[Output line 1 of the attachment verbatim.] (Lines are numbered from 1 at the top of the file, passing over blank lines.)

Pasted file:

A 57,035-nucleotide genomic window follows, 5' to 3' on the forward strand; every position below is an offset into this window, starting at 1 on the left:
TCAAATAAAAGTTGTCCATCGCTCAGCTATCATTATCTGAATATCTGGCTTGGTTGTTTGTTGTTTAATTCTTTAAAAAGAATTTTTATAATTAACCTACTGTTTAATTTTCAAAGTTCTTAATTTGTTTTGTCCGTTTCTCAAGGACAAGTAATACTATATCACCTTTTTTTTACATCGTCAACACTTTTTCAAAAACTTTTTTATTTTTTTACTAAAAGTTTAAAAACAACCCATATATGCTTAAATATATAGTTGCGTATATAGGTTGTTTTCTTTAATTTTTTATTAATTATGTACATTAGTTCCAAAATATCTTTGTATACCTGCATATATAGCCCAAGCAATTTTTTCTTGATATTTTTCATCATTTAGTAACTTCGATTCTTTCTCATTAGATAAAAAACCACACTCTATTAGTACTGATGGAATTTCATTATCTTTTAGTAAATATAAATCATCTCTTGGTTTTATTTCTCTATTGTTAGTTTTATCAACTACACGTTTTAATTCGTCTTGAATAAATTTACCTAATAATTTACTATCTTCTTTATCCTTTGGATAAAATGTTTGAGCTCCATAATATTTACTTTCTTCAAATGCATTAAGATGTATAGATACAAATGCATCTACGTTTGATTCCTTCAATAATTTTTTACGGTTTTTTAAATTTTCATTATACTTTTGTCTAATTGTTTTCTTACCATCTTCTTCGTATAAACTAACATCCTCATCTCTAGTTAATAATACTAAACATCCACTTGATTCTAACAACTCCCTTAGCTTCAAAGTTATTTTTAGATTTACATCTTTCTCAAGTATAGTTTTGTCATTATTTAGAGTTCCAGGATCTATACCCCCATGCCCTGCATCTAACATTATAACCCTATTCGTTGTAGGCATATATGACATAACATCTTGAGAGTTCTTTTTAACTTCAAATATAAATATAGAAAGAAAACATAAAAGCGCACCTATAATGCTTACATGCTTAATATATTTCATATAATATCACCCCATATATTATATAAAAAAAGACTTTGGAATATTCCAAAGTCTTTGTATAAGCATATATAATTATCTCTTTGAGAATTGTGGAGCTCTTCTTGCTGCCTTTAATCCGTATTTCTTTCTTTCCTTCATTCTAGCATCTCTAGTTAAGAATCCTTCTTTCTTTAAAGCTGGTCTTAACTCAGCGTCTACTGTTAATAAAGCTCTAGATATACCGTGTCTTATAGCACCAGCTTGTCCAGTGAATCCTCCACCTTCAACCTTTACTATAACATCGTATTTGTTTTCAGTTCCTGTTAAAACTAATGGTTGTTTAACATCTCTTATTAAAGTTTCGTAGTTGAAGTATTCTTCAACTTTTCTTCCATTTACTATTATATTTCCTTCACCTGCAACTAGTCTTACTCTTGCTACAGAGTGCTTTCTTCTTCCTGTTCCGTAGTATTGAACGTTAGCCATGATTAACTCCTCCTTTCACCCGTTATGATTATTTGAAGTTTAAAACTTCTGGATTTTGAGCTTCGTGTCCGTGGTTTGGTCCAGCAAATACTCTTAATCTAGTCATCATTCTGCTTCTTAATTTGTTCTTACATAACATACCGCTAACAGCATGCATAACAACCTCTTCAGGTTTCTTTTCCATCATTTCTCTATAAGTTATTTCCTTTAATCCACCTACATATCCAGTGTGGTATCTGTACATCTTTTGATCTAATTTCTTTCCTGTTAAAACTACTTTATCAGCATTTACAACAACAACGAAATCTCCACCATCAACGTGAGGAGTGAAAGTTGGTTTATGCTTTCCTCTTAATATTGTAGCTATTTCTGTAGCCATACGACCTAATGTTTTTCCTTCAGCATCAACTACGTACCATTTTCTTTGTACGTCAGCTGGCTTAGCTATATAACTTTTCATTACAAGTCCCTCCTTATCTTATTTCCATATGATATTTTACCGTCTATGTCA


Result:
A 57,035-nucleotide genomic window follows, 5' to 3' on the forward strand; every position below is an offset into this window, starting at 1 on the left: